iii. Modifications related to SaMD’s intended use: These modifications include those that result in a change in (1) Significance of information provided by SaMD to Healthcare decision and (2) State of healthcare situation or condition. Change related to either one may be limited in scope by the pre-specified performance objectives and algorithm change protocol.
A Total Product Lifecycle (TPLC) Regulatory Approach for AI/ML based SaMD
Applying TPLC approach to the regulation of software products is particularly important for AI/ML-base SaMD due to its ability to adapt and improve from real-world use. This approach would provide reasonable assurance of safety and effectiveness throughout the lifecycle of the organization and products so that patients, caregivers, healthcare professionals, and other users have assurance of the safety and quality of this product.
It also enables the evaluation and monitoring of a software product from its premarket development to the postmarket performance, along with continued demonstration of the organization’s excellence as Fig 3.
The FDA’s proposed TPLC approach is based on the following general principles that balance the benefits and risks, and provide access to safe and effective AI/ML based SaMD, as also illustrated in Fig 3.
(1) Quality system and Good Machine Learning Practices (GMLP).
For AI/ML based SaMD, FDA expects that SaMD developer embrace principles of culture of quality and organizational excellence just like the expectation to have medical device manufacturer to have an established quality system geared towards developing/delivering/maintaining high quality products throughout the lifecycle conforming appropriate standards and regulations.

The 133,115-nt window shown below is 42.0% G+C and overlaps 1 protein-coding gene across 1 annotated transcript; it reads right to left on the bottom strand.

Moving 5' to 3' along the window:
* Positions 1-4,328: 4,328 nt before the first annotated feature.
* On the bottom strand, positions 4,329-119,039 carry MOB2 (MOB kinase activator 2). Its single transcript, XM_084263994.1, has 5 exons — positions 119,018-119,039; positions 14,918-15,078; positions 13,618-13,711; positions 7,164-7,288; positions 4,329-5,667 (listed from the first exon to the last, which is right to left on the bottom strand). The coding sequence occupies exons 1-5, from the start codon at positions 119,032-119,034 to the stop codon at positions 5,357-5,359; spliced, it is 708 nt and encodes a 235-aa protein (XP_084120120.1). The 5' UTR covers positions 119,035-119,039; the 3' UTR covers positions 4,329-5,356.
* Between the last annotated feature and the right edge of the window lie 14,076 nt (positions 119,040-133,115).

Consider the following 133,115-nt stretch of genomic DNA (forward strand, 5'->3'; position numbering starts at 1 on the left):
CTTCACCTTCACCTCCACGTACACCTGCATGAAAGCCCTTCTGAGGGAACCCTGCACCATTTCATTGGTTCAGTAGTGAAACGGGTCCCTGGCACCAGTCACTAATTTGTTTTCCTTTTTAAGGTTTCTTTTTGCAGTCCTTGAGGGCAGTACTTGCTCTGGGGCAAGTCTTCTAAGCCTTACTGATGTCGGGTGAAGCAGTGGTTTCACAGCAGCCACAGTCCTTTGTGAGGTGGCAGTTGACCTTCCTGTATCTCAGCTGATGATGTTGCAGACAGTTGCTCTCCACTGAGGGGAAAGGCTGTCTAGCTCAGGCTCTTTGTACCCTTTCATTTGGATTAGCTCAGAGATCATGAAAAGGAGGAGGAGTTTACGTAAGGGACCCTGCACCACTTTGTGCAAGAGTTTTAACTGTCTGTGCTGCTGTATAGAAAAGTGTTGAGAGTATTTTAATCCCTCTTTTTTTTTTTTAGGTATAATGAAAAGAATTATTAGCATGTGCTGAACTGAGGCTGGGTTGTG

AI/ML based SaMD is expected to demonstrate analytical and clinical validation, as described in the SaMD: Clinical Evaluation Guidance (Fig 4).
AI/ML algorithm development involves learning from data and hence prompts unique considerations that embody GMLP.
Examples of GMLP considerations as applied for SaMD include:
- Relevance of available data to the clinical problem and current clinical practice;
- Data acquired in a consistent, clinically relevant and generalizable manner that aligns with the SaMD’s intended use and modification plans;
- Appropriate separation between training, tuning, and test datasets; and
- Appropriate level of transparency (clarity) of the output and the algorithm aimed at users.
Though the proposed framework had indicated that GMLP are those AI/ML best practices (e.g., data management, feature extraction, training, and evaluation) that are akin to good software engineering practices or quality system practices, there are some difference found due to the nature of software. The suggested illustration of differences are shown in Fig 5. It is believed that GMLP must embody the existing good software engineering practice.
(2) Initial Premarket Assurance of Safety and Effectiveness
A framework for modifications to AI/ML-based SaMD that relies on the principle of a “predetermined change control plan” is proposed.The predetermined change control plan would include the types of anticipated modifications — SaMD Pre-Specifications (SPS)– based on the retraining and model update strategy, and the associated methodology — Algorithm Change Protocol (ACP)– being used to implement those changes in a controlled manner that manages risks to patients illustrated in Fig 6.
Fig 7 provides a general overview of the components of an ACP. This is “how” the algorithm will learn and change while remaining safe and effective. The components represents general good Software Engineering Practice are also indicated.
Scope and limitations for establishing SPS and ACP: The FDA acknowledges that the types of changes that could be pre-specified in a SPS and managed through an ACP may necessitate individual consideration during premarket review of benefits and risks to patients of that particular SaMD. The extent to which pre-approval of a SPS and an ACP can be relied on to support future modifications depends on various factors.
(3) Approach for modifications after initial review with an established SPS and ACP
An approach to appropriately manage risks to patients from these modifications like learning, adaptation, and optimization of AI/ML based SaMD is proposed and is outlined as Fig 8. It is noted that the flow chart should only be considered in conjunction with the accompanying text in this white paper, FDA’s proposed Regulatory Framework for modifications to AI/ML based Software based Medical Device (SaMD).